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United States Department of Agriculture

Agricultural Research Service

Title: Effects of Field Edge Type on Natural Enemies of the European Corn Borer, Ostrinia Nubilalis (Lepidoptera: Crambidae)

Authors
item Bruck, Denny
item Lewis, Leslie

Submitted to: Journal of Agricultural and Urban Entomology
Publication Type: Peer Reviewed Journal
Publication Acceptance Date: December 27, 1999
Publication Date: N/A

Interpretive Summary: The European corn borer is one of the most destructive insects of field corn in the United States. Damage caused by the corn borer ranks second annually only to the corn rootworm complex. The use of habitat conservation and manipulation for use as refuge area for natural enemies is an active area of research. This research tested the effect of three different field edge type habitats as refuge areas for corn borer parasitoids, and also the effect of these habitats on the prevalence of two insect pathogens. Corn borer larvae were collected from plants bordering each edge type following both corn borer generations in each of two years. Edge type had no direct influence on either of the pathogens investigated. The percentage of larvae parasitized was significantly greater during second generation in one of the years studied along the wooded edge type. There was however a trend of increasing larval parasitism along the wooded edge type throughout the growing season. An antagonistic interaction was noted between one of the pathogens and the larval parasitoid which may have masked some of the positive affect that the more diverse edge types were hypothesized to have on the parasitoid. The results of this research show that growers and IPM practitioners may benefit from an increase in parasitoid numbers resulting from the conservation or manipulation of existing or incorporated field edge habitats which will reduce the need for chemical insecticides.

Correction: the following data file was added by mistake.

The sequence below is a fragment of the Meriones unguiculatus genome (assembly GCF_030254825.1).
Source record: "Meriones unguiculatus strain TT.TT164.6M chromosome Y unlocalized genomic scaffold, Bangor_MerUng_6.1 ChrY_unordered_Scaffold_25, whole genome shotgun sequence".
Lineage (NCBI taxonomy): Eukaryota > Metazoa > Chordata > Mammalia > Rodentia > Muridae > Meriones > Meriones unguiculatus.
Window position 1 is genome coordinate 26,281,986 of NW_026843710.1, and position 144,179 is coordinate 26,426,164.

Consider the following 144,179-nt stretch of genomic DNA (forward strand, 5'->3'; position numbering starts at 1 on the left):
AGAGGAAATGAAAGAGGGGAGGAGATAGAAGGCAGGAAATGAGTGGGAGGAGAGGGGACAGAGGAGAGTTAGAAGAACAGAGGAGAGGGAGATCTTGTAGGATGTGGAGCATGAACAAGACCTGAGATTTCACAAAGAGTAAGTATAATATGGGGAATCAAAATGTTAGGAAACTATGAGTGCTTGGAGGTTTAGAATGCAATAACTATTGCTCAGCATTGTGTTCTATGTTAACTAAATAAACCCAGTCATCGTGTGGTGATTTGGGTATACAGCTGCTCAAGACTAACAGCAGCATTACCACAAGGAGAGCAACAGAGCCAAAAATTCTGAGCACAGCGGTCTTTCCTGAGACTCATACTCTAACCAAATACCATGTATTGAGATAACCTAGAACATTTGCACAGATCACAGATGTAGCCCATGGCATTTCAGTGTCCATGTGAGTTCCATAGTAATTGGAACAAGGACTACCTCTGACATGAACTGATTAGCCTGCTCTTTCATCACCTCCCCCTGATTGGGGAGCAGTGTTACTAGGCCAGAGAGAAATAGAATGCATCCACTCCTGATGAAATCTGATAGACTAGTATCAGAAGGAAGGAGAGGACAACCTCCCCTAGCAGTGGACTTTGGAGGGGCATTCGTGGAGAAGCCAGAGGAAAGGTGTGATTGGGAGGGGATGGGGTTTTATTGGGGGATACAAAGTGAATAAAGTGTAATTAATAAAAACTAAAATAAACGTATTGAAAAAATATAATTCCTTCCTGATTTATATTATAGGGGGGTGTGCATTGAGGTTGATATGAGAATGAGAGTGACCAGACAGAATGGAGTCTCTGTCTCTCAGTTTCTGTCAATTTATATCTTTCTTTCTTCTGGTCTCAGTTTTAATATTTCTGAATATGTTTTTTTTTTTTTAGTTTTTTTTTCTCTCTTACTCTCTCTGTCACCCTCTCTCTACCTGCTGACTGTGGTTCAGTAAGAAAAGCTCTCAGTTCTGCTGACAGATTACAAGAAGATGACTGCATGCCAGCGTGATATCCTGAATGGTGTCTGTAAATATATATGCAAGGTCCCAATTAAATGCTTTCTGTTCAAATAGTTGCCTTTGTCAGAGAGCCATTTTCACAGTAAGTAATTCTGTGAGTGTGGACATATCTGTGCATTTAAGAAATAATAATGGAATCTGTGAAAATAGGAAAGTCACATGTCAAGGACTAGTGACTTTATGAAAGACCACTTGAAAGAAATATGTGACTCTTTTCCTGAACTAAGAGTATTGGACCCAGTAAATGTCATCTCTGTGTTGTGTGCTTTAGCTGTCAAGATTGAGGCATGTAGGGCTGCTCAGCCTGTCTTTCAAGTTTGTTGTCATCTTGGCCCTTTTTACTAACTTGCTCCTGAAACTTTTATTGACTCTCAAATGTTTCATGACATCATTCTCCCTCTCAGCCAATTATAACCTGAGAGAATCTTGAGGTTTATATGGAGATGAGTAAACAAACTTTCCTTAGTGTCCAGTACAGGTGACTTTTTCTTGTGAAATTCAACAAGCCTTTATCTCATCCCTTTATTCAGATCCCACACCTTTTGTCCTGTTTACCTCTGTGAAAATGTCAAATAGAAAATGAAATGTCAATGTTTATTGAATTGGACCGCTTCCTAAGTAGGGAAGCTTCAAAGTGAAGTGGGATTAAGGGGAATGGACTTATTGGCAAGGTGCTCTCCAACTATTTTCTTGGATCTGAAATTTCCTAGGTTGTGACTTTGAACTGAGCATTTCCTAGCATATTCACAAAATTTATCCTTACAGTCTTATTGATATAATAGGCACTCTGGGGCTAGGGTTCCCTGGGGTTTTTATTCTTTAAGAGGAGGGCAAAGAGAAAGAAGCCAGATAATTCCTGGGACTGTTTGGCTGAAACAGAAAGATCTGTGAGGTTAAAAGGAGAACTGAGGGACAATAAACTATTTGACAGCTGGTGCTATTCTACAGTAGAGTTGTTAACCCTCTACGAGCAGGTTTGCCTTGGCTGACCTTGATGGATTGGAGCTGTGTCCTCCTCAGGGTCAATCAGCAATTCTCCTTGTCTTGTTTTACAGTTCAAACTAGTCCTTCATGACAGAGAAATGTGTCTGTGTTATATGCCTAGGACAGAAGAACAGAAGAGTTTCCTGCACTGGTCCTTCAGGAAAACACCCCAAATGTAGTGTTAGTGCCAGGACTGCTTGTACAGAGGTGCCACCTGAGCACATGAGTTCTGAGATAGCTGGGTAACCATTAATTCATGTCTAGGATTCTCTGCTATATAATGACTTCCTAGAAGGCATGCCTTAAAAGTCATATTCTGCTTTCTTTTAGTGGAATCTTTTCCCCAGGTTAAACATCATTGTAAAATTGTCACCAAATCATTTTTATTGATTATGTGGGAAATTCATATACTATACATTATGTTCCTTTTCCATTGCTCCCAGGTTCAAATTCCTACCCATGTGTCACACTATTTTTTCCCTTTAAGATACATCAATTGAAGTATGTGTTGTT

Technical Abstract: The European corn borer (Ostrinia nubilalis) (Hubner) is one of the most destructive insects of field corn in the United States. Damage caused by the corn borer ranks second annually only to the corn rootworm complex. The use of habitat conservation and manipulation for use as refuge area for natural enemies is an active area of research. This research tested the effect of three different field edge type habitats: 1) herbaceous, 2) intermediate, and 3) wooded as refuge areas for corn borer parasitoids. Also studied was the effect of the three edge type habitats on the prevalence of the entomopathogens Beauveria bassiana (Balsamo) Vuillemin and Nosema pyrausta (Paillot). Corn borer larvae were collected from plants in the first twenty rows of corn bordering each edge type following both corn borer generations in each of two years. Edge type had no direct influence on either of the pathogens investigated. The percentage of larvae parasitized by the primary parasitoid, Macrocentrus grandii Goidanich, was significantly greater during second generation in one of the years studied along the wooded edge type. There was however a trend of increasing larval parasitism along the wooded edge throughout the growing season. An antagonistic interaction was noted between N. pyrausta and M. grandii which may have masked some of the positive affect that the diverse edge types were hypothesized to have on M. grandii. The results of this research show that growers and IPM practitioners may benefit from an increase in parasitoid numbers resulting from the conservation or manipulation of existing or incorporated field edge habitats.

Last Modified: 9/1/2014
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